A Decade of Division

A Decade of Division

Ten years pass, and still I imagine what life in Iraq might have been like on March 18th, 2003; I wonder about the millions of people waiting on the edge of a war they could not escape. What must it be like to take that deep breath before a siege, to take a final snapshot of an ancient society before it is yet again ravaged? But what is most heart aching is imaging the hundreds of thousands of lives subsequently sacrificed on the altar of violent imperialism, and those that continue to be lost in the dark shadow it cast. To think of how many families were ripped apart—how many suffer the mourning of a son, a daughter, a mother, or father, both in Iraq and here at home. This is the price being paid every day, but for what?

How Dick Cheney and the architects of this war can sleep at night is beyond me. But how our current government can possibly perpetuate such hostility and bloodshed… I am lost entirely. Clearly, we cannot rely on our elected officials to wage peace. Instead, peace must to be built from the bottom up. We must break down the barriers that exist to divide and conquer public opinion, control us all into fearing one another out of pure propagated ignorance. We must reject the societal indoctrination of xenophobia towards the global “other.” Such uninformed, distorted perceptions are manifested by our collective disengagement. Instead, we must actively communicate with one another, in both our own communities and among others beyond our immediate geographical reach. It is our duty as global citizens to weave together our common threads, for it is not our differences that alienate us from one another, but our individualism. We must stop building walls and start building communities of understanding; only then can we stop wondering what it’s like on the “other” side.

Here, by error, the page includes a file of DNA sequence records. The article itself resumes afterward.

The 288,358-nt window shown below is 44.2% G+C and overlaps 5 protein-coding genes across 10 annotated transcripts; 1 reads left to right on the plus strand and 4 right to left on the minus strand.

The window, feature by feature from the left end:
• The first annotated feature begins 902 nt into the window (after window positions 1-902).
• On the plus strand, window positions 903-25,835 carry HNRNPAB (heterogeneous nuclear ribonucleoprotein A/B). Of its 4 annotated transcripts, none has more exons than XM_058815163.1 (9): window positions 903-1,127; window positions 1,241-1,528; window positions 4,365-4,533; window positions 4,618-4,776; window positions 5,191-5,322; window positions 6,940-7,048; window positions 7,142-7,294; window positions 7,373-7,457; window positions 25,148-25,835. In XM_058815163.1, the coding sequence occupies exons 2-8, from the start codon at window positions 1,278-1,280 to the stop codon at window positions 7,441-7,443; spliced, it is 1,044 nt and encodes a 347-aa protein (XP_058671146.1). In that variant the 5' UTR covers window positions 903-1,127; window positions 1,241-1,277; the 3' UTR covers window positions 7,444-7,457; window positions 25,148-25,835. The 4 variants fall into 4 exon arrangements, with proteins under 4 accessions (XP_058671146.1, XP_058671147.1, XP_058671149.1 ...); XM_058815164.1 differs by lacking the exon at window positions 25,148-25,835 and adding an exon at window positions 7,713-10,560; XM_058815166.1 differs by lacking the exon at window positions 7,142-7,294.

Kayla Rivara, Senior, Hofstra University
Program Assistant
LI Alliance for Peaceful Alternatives

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